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J Am Acad Child Adolesc Psychiatry. 1996 Nov;35(11):1502-10.

A prospective study of childhood anxiety disorders.

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  • 1Center for Psychological Studies, Nova Southeastern University, Fort Lauderdale, FL, USA.



To evaluate course and outcome of DSM-III-R anxiety disorders prospectively in clinically referred children.


Children were blindly and repeatedly assessed with a structured diagnostic interview over a 3- to 4-year period to determine recovery from anxiety disorder and development of new psychiatric disorders. Both psychopathological (attention-deficit hyperactivity disorder, n = 50) and never psychiatrically ill (NPI, n = 83) controls served as comparison groups for children with anxiety disorders (n = 84).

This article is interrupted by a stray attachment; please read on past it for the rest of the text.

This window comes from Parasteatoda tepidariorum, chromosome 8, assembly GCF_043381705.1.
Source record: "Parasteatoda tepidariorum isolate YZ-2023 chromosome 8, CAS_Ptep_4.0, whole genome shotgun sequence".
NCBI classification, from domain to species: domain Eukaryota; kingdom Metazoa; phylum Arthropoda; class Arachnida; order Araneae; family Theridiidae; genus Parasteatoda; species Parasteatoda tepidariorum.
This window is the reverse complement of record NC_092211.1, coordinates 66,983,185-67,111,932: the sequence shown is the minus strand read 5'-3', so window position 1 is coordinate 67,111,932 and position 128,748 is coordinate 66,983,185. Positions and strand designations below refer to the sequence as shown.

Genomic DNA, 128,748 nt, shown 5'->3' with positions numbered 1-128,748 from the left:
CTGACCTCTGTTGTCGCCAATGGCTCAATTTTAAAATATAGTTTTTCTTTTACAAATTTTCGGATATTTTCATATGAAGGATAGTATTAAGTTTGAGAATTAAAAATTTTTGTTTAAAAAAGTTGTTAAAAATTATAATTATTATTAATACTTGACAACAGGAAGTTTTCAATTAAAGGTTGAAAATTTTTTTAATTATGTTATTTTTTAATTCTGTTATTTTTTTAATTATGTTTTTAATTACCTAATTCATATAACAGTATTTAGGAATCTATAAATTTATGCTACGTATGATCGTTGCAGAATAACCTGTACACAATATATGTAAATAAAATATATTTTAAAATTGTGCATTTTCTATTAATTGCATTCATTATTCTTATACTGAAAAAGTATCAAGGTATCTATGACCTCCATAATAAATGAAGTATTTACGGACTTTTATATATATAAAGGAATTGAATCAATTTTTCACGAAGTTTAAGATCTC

The majority of children (82%) were free from their intake anxiety disorders by the end of the follow-up. Relapse of these anxiety disorders after remission was rare (8%). During follow-up, anxious children were more likely to develop new psychiatric disorders (30%), primarily new anxiety disorders (16%), than were NPI children (11% and 2%, respectively), but not psychopathological controls (42% and 10%, respectively).


Overall, results suggest a favorable outcome with respect to diagnostic status for clinically referred children with anxiety disorders. However, these children may be at risk for new psychiatric disorders over time.

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